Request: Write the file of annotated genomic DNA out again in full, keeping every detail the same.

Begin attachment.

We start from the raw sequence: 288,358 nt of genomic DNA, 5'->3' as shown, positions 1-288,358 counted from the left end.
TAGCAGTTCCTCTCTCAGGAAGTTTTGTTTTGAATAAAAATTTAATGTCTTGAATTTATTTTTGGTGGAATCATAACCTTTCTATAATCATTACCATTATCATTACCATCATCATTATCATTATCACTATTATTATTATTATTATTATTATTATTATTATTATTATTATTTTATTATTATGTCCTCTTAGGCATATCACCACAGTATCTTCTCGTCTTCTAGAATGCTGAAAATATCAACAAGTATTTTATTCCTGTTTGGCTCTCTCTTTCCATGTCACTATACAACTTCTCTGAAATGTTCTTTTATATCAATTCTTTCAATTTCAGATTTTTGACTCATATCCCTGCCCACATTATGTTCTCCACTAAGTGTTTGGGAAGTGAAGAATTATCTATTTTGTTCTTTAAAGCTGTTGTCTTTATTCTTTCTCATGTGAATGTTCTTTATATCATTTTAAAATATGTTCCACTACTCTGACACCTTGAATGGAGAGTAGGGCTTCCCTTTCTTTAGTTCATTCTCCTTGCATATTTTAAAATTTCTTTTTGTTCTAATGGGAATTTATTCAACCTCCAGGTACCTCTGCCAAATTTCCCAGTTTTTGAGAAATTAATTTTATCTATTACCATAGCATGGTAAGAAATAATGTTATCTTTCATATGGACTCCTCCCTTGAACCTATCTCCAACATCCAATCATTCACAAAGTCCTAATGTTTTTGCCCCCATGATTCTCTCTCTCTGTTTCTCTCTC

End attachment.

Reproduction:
We start from the raw sequence: 288,358 nt of genomic DNA, 5'->3' as shown, positions 1-288,358 counted from the left end.
TAGCAGTTCCTCTCTCAGGAAGTTTTGTTTTGAATAAAAATTTAATGTCTTGAATTTATTTTTGGTGGAATCATAACCTTTCTATAATCATTACCATTATCATTACCATCATCATTATCATTATCACTATTATTATTATTATTATTATTATTATTATTATTATTATTATTTTATTATTATGTCCTCTTAGGCATATCACCACAGTATCTTCTCGTCTTCTAGAATGCTGAAAATATCAACAAGTATTTTATTCCTGTTTGGCTCTCTCTTTCCATGTCACTATACAACTTCTCTGAAATGTTCTTTTATATCAATTCTTTCAATTTCAGATTTTTGACTCATATCCCTGCCCACATTATGTTCTCCACTAAGTGTTTGGGAAGTGAAGAATTATCTATTTTGTTCTTTAAAGCTGTTGTCTTTATTCTTTCTCATGTGAATGTTCTTTATATCATTTTAAAATATGTTCCACTACTCTGACACCTTGAATGGAGAGTAGGGCTTCCCTTTCTTTAGTTCATTCTCCTTGCATATTTTAAAATTTCTTTTTGTTCTAATGGGAATTTATTCAACCTCCAGGTACCTCTGCCAAATTTCCCAGTTTTTGAGAAATTAATTTTATCTATTACCATAGCATGGTAAGAAATAATGTTATCTTTCATATGGACTCCTCCCTTGAACCTATCTCCAACATCCAATCATTCACAAAGTCCTAATGTTTTTGCCCCCATGATTCTCTCTCTCTGTTTCTCTCTC